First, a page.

Mays shines in spotlight for Twins, 2-1

Slowed earlier by elbow, then A's, pitcher thwarts Angels in opening win

One unearned run in 8 innings

Selig visits Minnesota, takes contraction barbs

American League Championship Series

October 09, 2002|By Roch Kubatko | Roch Kubatko,SUN STAFF

MINNEAPOLIS - The commissioner of baseball stepped inside their house last night, basking in the postseason glow - or maybe it was the overhead lighting - and expressing his gratitude for their mere existence.

With their futures so uncertain only a few months ago, the Minnesota Twins have become hardened enough to deal with anything. They weren't sent to the major-league graveyard, they weren't too distracted to win their division, and they weren't about to let the Anaheim Angels take early command of the American League Championship Series.

Small market, big plans.

Joe Mays bounced back from a horrible outing in the Division Series to retire the last 13 batters he faced, and the Twins held on to win Game 1 of the ALCS, 2-1, before 55,562 at the Metrodome.

Corey Koskie drove in the go-ahead run in the fifth inning, as the Twins improved to 13-2 in playoff games beneath their in flated roof. Mays, whose season has been defined by injury and disappointment, held the Angels to an unearned run over eight innings before closer Eddie Guardado got the last three outs.

Mays, who threw 68 of 98 pitches for strikes, called it "the game of my career' and described the atmosphere as 'overwhelming."

"There was just so much energy, so much enthusiasm in the crowd." he said. "To go out there and give them a good game to watch - I think that gives them the reward."

Commissioner Bud Selig, who wasn't certain to attend the series after attempting to contract the Twins this spring, watched part of the game from owner Carl Pohlad's private box. He visited the press box during the second inning, standing near the back wall while revisiting a subject he"d rather avoid.

Reminded of his plans to eliminate two teams, Selig said, "It's over, it's done."

The fans here, waving their white hankies and screaming as if every pop-up was at their control, won't dismiss it as easily. Maybe it's best that Selig not mingle between innings.

Until yesterday, the Twins had no idea Selig was coming to the game. They constructed steps that would allow him to reach the field without passing through the crowd.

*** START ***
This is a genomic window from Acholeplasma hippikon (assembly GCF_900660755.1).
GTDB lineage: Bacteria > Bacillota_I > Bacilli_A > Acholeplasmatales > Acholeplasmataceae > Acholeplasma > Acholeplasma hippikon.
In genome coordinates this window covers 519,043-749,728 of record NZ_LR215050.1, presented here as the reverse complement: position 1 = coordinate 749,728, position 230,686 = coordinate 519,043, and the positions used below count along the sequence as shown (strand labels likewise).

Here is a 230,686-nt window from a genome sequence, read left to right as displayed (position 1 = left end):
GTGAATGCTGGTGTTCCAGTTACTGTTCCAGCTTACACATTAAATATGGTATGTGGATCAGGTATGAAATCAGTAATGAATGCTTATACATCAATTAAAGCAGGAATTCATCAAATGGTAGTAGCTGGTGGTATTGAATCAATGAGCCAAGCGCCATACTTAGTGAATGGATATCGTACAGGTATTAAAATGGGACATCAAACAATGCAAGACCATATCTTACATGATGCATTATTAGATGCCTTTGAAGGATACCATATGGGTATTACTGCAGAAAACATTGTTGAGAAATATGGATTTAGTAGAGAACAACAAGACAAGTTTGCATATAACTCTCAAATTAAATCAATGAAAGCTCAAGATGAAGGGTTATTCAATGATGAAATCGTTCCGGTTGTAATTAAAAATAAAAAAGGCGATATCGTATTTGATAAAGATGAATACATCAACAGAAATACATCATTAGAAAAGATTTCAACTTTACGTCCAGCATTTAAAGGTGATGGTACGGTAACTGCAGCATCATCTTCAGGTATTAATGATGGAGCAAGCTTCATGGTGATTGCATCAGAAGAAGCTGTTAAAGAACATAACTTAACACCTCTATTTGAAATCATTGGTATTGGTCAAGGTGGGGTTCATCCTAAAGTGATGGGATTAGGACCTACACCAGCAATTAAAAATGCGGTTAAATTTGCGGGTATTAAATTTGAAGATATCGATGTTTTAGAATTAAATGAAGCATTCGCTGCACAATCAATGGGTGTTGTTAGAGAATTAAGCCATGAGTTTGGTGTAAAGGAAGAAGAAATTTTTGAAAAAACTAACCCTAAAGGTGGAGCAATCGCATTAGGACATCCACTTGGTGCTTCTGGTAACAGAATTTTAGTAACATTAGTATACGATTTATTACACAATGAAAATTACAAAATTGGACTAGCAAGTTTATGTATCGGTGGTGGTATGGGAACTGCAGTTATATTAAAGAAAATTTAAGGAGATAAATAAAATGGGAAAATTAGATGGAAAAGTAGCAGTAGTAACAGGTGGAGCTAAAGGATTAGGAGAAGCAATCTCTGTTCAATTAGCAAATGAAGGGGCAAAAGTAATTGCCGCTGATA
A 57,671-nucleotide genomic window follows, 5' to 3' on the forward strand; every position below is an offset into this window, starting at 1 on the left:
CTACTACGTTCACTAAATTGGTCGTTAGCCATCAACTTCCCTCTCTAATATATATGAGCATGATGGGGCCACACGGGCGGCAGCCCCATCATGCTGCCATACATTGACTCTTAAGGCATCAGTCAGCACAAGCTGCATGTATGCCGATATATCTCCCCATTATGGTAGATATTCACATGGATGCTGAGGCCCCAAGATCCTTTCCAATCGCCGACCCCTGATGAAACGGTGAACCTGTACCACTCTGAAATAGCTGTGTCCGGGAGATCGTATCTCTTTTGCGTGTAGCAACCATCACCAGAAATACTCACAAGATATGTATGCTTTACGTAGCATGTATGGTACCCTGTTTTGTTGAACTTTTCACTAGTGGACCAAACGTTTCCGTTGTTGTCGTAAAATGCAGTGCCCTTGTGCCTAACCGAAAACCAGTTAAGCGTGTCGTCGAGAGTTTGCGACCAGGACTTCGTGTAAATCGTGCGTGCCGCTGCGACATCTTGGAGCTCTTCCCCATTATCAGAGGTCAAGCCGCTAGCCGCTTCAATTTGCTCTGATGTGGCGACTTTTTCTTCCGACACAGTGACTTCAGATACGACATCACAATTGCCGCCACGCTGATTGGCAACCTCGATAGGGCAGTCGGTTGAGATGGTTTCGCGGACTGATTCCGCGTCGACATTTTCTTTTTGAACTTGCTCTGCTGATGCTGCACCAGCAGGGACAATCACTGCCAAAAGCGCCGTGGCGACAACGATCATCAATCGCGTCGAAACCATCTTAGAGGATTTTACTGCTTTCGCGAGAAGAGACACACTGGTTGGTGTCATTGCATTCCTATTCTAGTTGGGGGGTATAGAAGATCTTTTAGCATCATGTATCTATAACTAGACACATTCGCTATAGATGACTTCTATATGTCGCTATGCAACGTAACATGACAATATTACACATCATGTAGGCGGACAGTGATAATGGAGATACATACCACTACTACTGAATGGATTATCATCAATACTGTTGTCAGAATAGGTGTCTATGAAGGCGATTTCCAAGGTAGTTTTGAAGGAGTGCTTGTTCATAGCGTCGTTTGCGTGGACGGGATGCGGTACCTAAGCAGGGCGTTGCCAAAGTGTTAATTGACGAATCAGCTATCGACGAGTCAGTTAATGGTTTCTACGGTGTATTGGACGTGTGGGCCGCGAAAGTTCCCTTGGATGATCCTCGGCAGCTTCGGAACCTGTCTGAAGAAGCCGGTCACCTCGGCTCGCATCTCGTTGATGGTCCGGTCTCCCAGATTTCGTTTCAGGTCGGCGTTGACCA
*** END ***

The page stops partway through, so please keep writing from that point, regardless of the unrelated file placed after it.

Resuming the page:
Selig said owners voted 30-0 to contract, "but that's for a later day or maybe a new generation to worry about." As the Twins began to mount a threat, Selig added, "I'm grateful they're here. I'm grateful they have a team."

By the time Selig had finished, the Twins were complet ing their rally with a sacrifice fly by catcher A.J. Pierzynski for a 1-0 lead.

"I think the place had a lot of electricity in it. Obviously, the fans were into it." Angels manager Mike Scioscia said.

Koskie's one-out double in the fifth off Anaheim starter Kevin Appier broke a 1-1 tie. Luis Rivas led off with a walk and moved up one out later on a single by Cristian Guzman, who was trying to atone for an error that gave the Angels their only run.

Revisiting their past, the Twins invited two of the franchise's most celebrated pitchers, Bert Blyleven and Jim Kaat, to participate in the opening ceremonies.

Then they trusted Mays with the ball.

Under more ideal circumstances, Mays wouldn't have started Game 1. But manager Ron Gardenhire needed some one fresh coming off the Division Series.

He wasn't getting someone on a roll.

Mays missed three months of the regular season with muscle and tendon inflammation in his right elbow. In his only post season start, he gave up six earned runs in 3 2/3 innings in the Twins' 9-1 loss to Oakland

'My confidence is pretty good." Mays said on the eve of his Game 1 start. "I know I just didn't execute my pitches against Oakland. I got the ball up. Against that team, you get the ball up, the ball flies."

He lost a 1-0 lead in the third inning last night, with a two-out error by Guzman allowing Adam Kennedy to score. Kennedy and David Eckstein singled with two outs, and Darin Erstad sent a four-hopper toward Guzman, who waited on the ball before it glanced off the tip of his glove and rolled through his legs.

The Twins threatened in the fourth when David Ortiz lined a single into right field and was sacrificed to second. Doug Mientkiewicz walked to again crank up the volume in the dome, but Appier got the last two outs.

Pierzynski came close to driving in his second run, sending a pop-up into shallow left field that third baseman Troy Glaus caught with an outstretched glove along the line.

Missed chances would become part of the Twins" imprint on Game 1. After Koskie moved them ahead in the fifth, Ortiz and Torii Hunter stranded two runners in scoring position. Hunter struck out on a pitch low and away, the ball bouncing before catcher Bengie Molina could catch it.

Appier, the only Anaheim player with postseason experience going into the Division Series, threw 94 pitches in five innings before Brendan Donnelly replaced him.

Donnelly hit Guzman with two outs in the seventh, again giving the Twins an opportunity to open a bigger lead against a team that never stopped applying pressure to the New York Yankees in the Division Series. Left-hander Scott Schoeneweis retired Koskie on a fly ball to right field.

Baltimore Sun Articles
Please note the green-lined linked article text has been applied commercially without any involvement from our newsroom editors, reporters or any other editorial staff.